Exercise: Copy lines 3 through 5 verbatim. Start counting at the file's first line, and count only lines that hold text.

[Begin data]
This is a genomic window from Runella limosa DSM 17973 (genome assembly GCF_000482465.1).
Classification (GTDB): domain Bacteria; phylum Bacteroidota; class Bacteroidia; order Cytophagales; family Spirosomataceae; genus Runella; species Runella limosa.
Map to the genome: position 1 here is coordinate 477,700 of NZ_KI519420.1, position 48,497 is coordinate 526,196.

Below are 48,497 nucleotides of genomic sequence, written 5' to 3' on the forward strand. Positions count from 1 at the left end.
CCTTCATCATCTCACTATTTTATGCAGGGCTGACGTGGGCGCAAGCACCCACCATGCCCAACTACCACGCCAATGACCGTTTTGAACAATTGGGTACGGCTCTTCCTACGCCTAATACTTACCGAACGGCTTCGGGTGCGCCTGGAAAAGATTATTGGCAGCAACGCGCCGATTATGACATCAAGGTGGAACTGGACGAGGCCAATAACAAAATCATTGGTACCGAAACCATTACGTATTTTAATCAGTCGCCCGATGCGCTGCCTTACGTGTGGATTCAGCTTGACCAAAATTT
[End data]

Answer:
Map to the genome: position 1 here is coordinate 477,700 of NZ_KI519420.1, position 48,497 is coordinate 526,196.

Below are 48,497 nucleotides of genomic sequence, written 5' to 3' on the forward strand. Positions count from 1 at the left end.
CCTTCATCATCTCACTATTTTATGCAGGGCTGACGTGGGCGCAAGCACCCACCATGCCCAACTACCACGCCAATGACCGTTTTGAACAATTGGGTACGGCTCTTCCTACGCCTAATACTTACCGAACGGCTTCGGGTGCGCCTGGAAAAGATTATTGGCAGCAACGCGCCGATTATGACATCAAGGTGGAACTGGACGAGGCCAATAACAAAATCATTGGTACCGAAACCATTACGTATTTTAATCAGTCGCCCGATGCGCTGCCTTACGTGTGGATTCAGCTTGACCAAAATTT